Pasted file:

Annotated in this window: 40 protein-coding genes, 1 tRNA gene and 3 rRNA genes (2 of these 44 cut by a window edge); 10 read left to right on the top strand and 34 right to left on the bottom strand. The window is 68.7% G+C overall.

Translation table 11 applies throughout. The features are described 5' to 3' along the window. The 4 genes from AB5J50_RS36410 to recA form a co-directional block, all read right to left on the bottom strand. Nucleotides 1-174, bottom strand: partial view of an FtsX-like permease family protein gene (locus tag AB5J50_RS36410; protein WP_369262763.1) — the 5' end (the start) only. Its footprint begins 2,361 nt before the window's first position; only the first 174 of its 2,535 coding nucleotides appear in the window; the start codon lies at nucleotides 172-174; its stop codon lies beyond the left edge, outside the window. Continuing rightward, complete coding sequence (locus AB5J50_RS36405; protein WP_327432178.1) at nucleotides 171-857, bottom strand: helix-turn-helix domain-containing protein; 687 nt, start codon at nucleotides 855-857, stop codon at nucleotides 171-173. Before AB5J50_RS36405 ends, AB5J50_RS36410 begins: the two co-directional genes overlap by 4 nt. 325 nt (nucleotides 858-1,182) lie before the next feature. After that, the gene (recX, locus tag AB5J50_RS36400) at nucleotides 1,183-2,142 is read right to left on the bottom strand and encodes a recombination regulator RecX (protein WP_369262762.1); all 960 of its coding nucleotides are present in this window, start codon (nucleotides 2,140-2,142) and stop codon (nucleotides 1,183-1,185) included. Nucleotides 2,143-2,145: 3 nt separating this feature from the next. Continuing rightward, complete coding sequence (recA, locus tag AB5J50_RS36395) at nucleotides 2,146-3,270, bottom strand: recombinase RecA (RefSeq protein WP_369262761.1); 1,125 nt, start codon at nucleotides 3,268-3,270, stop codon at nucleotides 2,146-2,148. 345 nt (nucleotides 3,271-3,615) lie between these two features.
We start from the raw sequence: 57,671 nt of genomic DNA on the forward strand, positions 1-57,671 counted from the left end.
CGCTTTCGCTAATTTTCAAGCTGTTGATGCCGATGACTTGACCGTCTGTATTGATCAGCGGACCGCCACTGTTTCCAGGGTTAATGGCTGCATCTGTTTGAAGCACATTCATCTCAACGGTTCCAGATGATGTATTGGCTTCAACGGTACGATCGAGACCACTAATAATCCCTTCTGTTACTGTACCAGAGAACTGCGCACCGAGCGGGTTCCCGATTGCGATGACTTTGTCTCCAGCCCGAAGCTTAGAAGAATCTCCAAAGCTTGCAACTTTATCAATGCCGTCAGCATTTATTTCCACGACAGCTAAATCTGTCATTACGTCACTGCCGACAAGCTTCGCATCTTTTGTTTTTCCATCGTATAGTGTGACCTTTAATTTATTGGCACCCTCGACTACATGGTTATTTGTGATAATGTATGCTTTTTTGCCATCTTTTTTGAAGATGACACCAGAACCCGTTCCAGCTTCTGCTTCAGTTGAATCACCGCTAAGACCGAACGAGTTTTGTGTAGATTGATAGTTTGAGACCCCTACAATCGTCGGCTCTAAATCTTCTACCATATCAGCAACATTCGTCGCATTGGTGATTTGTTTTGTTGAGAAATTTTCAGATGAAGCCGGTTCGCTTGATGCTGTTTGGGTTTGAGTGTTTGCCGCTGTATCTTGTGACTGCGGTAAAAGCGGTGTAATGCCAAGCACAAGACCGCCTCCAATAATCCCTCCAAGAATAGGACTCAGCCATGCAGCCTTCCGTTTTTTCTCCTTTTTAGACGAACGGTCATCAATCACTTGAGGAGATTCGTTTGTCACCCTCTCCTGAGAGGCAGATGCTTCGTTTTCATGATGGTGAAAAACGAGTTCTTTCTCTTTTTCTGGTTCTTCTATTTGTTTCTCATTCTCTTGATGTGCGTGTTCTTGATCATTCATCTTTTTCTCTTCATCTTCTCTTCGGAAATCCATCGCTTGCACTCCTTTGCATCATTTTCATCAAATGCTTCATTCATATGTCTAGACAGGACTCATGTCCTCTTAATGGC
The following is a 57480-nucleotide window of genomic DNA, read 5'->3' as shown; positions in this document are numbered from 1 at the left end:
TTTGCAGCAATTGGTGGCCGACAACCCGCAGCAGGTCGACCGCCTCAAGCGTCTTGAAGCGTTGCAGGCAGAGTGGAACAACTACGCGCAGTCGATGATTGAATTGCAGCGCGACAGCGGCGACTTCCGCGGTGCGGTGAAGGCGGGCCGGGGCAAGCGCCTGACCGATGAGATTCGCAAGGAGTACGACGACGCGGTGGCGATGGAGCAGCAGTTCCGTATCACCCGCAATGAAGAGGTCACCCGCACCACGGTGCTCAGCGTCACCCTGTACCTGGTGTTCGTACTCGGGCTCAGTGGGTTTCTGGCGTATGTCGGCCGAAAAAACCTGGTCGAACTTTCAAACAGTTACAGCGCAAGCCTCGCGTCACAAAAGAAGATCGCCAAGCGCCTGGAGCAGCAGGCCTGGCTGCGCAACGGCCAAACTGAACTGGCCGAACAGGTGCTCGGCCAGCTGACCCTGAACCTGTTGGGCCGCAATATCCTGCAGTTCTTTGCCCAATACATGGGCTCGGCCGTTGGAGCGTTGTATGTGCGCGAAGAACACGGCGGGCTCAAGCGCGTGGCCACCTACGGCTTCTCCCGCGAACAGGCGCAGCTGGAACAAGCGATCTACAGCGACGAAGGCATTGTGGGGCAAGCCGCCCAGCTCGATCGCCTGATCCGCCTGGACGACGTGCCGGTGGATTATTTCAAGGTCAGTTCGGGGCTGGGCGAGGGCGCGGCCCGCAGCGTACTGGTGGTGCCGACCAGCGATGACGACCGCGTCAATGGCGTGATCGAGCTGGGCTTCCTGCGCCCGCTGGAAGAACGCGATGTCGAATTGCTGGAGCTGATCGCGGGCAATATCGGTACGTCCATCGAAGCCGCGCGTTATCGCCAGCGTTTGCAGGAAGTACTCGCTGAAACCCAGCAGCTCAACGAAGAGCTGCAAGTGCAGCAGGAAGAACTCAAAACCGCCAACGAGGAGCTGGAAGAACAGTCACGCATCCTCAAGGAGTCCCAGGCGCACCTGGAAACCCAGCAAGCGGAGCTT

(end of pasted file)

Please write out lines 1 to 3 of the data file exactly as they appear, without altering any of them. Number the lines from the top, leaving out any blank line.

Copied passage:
Annotated in this window: 40 protein-coding genes, 1 tRNA gene and 3 rRNA genes (2 of these 44 cut by a window edge); 10 read left to right on the top strand and 34 right to left on the bottom strand. The window is 68.7% G+C overall.

Translation table 11 applies throughout. The features are described 5' to 3' along the window. The 4 genes from AB5J50_RS36410 to recA form a co-directional block, all read right to left on the bottom strand. Nucleotides 1-174, bottom strand: partial view of an FtsX-like permease family protein gene (locus tag AB5J50_RS36410; protein WP_369262763.1) — the 5' end (the start) only. Its footprint begins 2,361 nt before the window's first position; only the first 174 of its 2,535 coding nucleotides appear in the window; the start codon lies at nucleotides 172-174; its stop codon lies beyond the left edge, outside the window. Continuing rightward, complete coding sequence (locus AB5J50_RS36405; protein WP_327432178.1) at nucleotides 171-857, bottom strand: helix-turn-helix domain-containing protein; 687 nt, start codon at nucleotides 855-857, stop codon at nucleotides 171-173. Before AB5J50_RS36405 ends, AB5J50_RS36410 begins: the two co-directional genes overlap by 4 nt. 325 nt (nucleotides 858-1,182) lie before the next feature. After that, the gene (recX, locus tag AB5J50_RS36400) at nucleotides 1,183-2,142 is read right to left on the bottom strand and encodes a recombination regulator RecX (protein WP_369262762.1); all 960 of its coding nucleotides are present in this window, start codon (nucleotides 2,140-2,142) and stop codon (nucleotides 1,183-1,185) included. Nucleotides 2,143-2,145: 3 nt separating this feature from the next. Continuing rightward, complete coding sequence (recA, locus tag AB5J50_RS36395) at nucleotides 2,146-3,270, bottom strand: recombinase RecA (RefSeq protein WP_369262761.1); 1,125 nt, start codon at nucleotides 3,268-3,270, stop codon at nucleotides 2,146-2,148. 345 nt (nucleotides 3,271-3,615) lie between these two features.
We start from the raw sequence: 57,671 nt of genomic DNA on the forward strand, positions 1-57,671 counted from the left end.